Viktoria Tolstoy: You Can't Go Home Again

The combination of a jazz singer named Tolstoy with songs drawn from Russian classical music might seem like a project driven by a clever marketing angle rather than an artistic vision. But I am happy to report that Viktoria Tolstoy delivers a first-rate jazz performance on My Russian Soul. Cynical fans may wonder about Tolstoy's fickle national allegiances, given her previous CD My Swedish Heart, but I find these Slavic tributes cogent and convincing. Tolstoy's singing is emotionally grounded and sweetly unaffected, whether she is taking on Tchaikovsky or, as in this instance, Rachmaninoff spiced with Don Sebesky. It's hard to hear this song and not be reminded of Chet Baker's defining statement of it, yet Tolstoy finds her own space within the melody. But even without the fine vocal, this track would be worth checking out for the contribution of Nils Landgren, who deserves to be far better known outside of his native Scandinavia. If you've only heard Landgren as a 'bone funkmeister (a role he fills to perfection)—or haven't heard him at all—check out his ballad work in this setting.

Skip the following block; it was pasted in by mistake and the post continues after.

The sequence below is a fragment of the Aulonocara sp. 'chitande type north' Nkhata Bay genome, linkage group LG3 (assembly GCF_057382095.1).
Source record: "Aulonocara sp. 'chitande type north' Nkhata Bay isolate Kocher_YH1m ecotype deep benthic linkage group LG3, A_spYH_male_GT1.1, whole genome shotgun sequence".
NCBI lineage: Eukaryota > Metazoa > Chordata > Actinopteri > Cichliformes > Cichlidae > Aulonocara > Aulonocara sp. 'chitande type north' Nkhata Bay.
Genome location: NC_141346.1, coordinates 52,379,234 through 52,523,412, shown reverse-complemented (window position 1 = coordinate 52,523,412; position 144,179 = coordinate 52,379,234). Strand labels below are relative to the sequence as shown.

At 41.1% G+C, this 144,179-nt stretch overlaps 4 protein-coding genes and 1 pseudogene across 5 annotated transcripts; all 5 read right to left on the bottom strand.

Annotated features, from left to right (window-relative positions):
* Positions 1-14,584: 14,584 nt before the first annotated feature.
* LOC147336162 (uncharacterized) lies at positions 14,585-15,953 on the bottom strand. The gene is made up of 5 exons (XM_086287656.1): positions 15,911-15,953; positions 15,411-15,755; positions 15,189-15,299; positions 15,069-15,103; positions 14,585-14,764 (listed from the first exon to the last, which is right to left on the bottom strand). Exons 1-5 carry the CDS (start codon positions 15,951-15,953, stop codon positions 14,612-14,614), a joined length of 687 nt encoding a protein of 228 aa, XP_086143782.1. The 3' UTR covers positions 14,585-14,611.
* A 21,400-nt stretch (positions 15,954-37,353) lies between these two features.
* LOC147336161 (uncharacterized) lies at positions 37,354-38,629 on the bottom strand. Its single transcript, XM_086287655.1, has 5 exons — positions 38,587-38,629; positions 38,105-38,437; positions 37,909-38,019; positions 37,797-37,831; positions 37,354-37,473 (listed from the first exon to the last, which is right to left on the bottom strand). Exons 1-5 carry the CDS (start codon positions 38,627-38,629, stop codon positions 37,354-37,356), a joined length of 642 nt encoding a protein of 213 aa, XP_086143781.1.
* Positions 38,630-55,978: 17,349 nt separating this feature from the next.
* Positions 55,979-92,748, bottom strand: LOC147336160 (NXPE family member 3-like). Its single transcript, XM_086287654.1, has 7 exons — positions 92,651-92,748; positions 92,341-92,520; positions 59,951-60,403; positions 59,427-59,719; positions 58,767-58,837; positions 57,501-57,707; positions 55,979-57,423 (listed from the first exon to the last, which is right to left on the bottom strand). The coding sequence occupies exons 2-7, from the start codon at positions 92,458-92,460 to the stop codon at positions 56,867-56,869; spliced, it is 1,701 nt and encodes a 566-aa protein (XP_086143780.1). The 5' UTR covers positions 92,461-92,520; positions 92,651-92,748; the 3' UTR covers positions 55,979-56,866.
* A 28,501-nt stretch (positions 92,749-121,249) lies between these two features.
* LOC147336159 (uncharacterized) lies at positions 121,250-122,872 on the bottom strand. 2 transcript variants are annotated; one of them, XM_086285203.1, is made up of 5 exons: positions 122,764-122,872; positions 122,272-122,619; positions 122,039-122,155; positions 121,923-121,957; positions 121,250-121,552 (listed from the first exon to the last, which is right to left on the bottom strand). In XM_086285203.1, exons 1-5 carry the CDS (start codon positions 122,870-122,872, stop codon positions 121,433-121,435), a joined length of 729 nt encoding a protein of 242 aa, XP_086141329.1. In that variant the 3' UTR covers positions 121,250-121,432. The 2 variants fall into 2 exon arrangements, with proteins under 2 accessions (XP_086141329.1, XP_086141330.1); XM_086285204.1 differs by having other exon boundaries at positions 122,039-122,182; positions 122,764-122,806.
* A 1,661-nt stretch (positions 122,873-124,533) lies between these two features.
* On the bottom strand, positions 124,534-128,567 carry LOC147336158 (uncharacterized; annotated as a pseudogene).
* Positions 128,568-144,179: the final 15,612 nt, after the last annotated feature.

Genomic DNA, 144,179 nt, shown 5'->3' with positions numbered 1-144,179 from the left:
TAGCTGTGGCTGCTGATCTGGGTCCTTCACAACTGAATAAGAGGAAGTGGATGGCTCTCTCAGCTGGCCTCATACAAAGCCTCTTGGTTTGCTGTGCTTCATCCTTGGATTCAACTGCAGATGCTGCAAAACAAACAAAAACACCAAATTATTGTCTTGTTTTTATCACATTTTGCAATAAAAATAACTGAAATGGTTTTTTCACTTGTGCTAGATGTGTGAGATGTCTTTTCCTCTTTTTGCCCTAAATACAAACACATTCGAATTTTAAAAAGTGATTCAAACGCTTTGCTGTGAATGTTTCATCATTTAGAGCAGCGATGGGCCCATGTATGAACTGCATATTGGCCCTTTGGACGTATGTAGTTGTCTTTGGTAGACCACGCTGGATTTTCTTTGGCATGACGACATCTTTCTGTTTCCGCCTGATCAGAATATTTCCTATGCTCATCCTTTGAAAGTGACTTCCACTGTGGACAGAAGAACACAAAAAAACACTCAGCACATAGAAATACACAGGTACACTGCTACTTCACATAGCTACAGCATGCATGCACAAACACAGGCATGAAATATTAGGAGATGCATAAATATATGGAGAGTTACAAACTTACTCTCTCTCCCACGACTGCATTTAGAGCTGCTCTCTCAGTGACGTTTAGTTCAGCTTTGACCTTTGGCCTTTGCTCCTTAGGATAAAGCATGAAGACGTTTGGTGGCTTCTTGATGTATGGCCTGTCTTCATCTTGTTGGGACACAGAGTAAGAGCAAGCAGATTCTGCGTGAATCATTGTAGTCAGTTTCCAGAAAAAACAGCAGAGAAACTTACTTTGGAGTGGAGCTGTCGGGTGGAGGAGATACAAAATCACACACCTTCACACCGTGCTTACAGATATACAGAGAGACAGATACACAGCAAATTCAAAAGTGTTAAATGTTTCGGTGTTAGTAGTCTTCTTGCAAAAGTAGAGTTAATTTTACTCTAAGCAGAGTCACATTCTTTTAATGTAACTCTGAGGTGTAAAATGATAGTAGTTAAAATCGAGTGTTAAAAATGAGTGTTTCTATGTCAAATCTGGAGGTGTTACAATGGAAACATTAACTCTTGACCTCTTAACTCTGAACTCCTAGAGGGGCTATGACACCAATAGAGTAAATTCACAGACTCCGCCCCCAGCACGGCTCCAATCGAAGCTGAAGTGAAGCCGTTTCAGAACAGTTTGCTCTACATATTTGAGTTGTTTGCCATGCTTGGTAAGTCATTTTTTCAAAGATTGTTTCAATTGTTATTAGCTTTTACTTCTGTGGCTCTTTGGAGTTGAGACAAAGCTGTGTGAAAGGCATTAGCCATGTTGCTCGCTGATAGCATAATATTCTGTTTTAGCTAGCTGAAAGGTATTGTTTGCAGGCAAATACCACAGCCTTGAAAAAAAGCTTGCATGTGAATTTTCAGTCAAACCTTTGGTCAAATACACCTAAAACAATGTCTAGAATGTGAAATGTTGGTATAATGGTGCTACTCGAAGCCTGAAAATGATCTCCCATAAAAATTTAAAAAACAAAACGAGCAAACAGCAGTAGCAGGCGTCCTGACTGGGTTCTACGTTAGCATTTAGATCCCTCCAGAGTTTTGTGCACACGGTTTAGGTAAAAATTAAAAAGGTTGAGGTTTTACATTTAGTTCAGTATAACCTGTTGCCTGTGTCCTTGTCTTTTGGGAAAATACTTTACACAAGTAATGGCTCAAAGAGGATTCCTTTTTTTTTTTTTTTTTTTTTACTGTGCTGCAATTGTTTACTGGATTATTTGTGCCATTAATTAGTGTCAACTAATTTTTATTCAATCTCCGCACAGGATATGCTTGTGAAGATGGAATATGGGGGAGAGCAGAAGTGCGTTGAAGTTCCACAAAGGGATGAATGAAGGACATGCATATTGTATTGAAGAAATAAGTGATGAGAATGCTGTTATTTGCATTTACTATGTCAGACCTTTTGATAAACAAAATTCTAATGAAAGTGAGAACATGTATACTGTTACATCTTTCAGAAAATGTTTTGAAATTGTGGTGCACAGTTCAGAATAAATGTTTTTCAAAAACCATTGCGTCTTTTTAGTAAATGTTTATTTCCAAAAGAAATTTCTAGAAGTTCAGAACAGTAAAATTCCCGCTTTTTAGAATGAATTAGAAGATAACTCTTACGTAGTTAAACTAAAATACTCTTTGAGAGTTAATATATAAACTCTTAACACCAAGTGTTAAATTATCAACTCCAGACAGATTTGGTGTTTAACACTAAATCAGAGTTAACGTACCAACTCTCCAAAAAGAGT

March 12, 2009 · 0 comments


Chet Baker: You Can't Go Home Again

  Chet Baker, artwork by Michael Symonds

Don Sebesky takes composer credit here – and also handles arranging, conducting and electric piano duties – but the song is based on the slow movement of Rachmaninov’s second piano concerto. (Eric Carmen borrowed the same theme for his pop hit “Never Gonna Fall in Love Again," released one year before the Baker LP.) This is a classic track by any measure; however, I would have preferred this performance without the string orchestra. Do you really need to enhance a rhythm section built around Ron Carter, Tony Williams and Kenny Barron? Baker delivers a top notch solo here, but Desmond steals the show with one of the most incisive improvisations I have ever heard. The altoist would be dead, from lung cancer, before the album was released, and he hardly had enough breath for his brief solo. But he makes every note count in this moving swan song.

November 19, 2007 · 0 comments


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